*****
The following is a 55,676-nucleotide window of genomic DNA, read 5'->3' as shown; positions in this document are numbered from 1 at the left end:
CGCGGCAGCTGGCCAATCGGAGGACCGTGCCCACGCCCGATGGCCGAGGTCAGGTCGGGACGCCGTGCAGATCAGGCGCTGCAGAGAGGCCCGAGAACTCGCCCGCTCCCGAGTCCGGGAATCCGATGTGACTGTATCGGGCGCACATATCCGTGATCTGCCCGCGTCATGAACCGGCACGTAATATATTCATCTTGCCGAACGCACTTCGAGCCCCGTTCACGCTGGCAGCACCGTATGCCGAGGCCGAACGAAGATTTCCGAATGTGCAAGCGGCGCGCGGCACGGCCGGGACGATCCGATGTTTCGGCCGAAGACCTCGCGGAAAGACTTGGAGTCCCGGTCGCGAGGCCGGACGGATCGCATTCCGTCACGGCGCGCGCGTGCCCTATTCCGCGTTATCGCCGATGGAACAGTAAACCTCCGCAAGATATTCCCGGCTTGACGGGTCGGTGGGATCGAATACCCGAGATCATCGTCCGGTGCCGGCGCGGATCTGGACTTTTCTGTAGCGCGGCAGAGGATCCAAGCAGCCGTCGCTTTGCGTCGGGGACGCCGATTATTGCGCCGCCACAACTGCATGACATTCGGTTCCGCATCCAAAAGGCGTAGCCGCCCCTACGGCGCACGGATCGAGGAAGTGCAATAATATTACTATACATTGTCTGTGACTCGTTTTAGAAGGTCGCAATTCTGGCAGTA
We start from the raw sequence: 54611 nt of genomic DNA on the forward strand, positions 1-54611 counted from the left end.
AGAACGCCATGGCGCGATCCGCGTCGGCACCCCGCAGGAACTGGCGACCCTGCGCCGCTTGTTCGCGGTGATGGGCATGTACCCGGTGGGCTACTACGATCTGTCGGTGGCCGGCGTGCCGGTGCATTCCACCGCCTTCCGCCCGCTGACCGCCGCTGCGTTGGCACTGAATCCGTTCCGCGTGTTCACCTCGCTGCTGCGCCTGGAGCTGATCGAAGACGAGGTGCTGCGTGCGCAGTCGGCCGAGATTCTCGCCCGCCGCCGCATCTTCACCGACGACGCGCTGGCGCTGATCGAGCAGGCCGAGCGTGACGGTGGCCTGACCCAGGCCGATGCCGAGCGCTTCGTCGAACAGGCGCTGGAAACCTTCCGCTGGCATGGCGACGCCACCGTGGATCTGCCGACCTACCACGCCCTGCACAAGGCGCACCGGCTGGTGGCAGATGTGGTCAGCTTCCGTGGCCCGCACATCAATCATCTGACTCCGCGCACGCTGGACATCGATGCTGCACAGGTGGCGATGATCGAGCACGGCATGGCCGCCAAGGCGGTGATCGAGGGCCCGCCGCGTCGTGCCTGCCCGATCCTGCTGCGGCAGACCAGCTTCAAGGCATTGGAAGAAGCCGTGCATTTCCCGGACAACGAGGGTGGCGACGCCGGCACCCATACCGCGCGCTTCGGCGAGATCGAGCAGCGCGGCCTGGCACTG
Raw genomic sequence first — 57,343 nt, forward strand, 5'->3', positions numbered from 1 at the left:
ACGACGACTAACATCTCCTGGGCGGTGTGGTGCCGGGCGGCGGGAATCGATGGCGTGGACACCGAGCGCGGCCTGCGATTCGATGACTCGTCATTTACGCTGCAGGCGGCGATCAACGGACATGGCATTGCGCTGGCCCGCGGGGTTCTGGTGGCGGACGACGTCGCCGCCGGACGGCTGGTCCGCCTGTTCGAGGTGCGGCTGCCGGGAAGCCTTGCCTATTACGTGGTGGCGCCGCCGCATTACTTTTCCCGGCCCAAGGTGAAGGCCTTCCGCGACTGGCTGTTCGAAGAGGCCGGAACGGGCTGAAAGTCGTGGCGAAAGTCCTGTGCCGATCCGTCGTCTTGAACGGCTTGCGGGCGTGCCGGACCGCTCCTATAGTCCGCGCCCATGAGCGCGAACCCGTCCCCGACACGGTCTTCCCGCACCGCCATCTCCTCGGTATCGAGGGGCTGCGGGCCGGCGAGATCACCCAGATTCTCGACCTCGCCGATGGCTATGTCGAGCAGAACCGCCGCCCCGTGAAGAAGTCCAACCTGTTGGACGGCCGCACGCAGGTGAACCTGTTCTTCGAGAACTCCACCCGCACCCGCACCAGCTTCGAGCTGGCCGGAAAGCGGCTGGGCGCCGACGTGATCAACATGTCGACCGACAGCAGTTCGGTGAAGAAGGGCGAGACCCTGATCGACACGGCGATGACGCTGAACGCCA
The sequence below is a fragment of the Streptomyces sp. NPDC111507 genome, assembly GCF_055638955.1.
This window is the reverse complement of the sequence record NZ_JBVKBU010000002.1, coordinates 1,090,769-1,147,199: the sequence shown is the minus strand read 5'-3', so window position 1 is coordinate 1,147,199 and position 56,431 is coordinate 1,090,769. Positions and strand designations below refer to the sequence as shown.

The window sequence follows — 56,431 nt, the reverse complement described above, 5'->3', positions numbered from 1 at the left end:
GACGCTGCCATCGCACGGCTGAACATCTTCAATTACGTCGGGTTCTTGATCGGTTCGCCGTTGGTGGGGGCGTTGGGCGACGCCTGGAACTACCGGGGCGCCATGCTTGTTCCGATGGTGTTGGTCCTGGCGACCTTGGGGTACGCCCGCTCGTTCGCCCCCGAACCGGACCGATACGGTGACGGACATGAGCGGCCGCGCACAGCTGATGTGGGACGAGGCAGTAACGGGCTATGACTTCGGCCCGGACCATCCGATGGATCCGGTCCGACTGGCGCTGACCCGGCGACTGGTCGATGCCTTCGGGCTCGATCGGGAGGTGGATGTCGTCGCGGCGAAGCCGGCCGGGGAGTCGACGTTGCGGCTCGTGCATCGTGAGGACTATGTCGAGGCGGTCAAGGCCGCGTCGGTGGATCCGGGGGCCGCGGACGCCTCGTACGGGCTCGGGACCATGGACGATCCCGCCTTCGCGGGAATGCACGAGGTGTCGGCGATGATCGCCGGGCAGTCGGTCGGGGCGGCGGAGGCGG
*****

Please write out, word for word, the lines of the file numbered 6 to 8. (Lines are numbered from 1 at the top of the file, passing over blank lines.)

ACGACGACTAACATCTCCTGGGCGGTGTGGTGCCGGGCGGCGGGAATCGATGGCGTGGACACCGAGCGCGGCCTGCGATTCGATGACTCGTCATTTACGCTGCAGGCGGCGATCAACGGACATGGCATTGCGCTGGCCCGCGGGGTTCTGGTGGCGGACGACGTCGCCGCCGGACGGCTGGTCCGCCTGTTCGAGGTGCGGCTGCCGGGAAGCCTTGCCTATTACGTGGTGGCGCCGCCGCATTACTTTTCCCGGCCCAAGGTGAAGGCCTTCCGCGACTGGCTGTTCGAAGAGGCCGGAACGGGCTGAAAGTCGTGGCGAAAGTCCTGTGCCGATCCGTCGTCTTGAACGGCTTGCGGGCGTGCCGGACCGCTCCTATAGTCCGCGCCCATGAGCGCGAACCCGTCCCCGACACGGTCTTCCCGCACCGCCATCTCCTCGGTATCGAGGGGCTGCGGGCCGGCGAGATCACCCAGATTCTCGACCTCGCCGATGGCTATGTCGAGCAGAACCGCCGCCCCGTGAAGAAGTCCAACCTGTTGGACGGCCGCACGCAGGTGAACCTGTTCTTCGAGAACTCCACCCGCACCCGCACCAGCTTCGAGCTGGCCGGAAAGCGGCTGGGCGCCGACGTGATCAACATGTCGACCGACAGCAGTTCGGTGAAGAAGGGCGAGACCCTGATCGACACGGCGATGACGCTGAACGCCA
The sequence below is a fragment of the Streptomyces sp. NPDC111507 genome, assembly GCF_055638955.1.
This window is the reverse complement of the sequence record NZ_JBVKBU010000002.1, coordinates 1,090,769-1,147,199: the sequence shown is the minus strand read 5'-3', so window position 1 is coordinate 1,147,199 and position 56,431 is coordinate 1,090,769. Positions and strand designations below refer to the sequence as shown.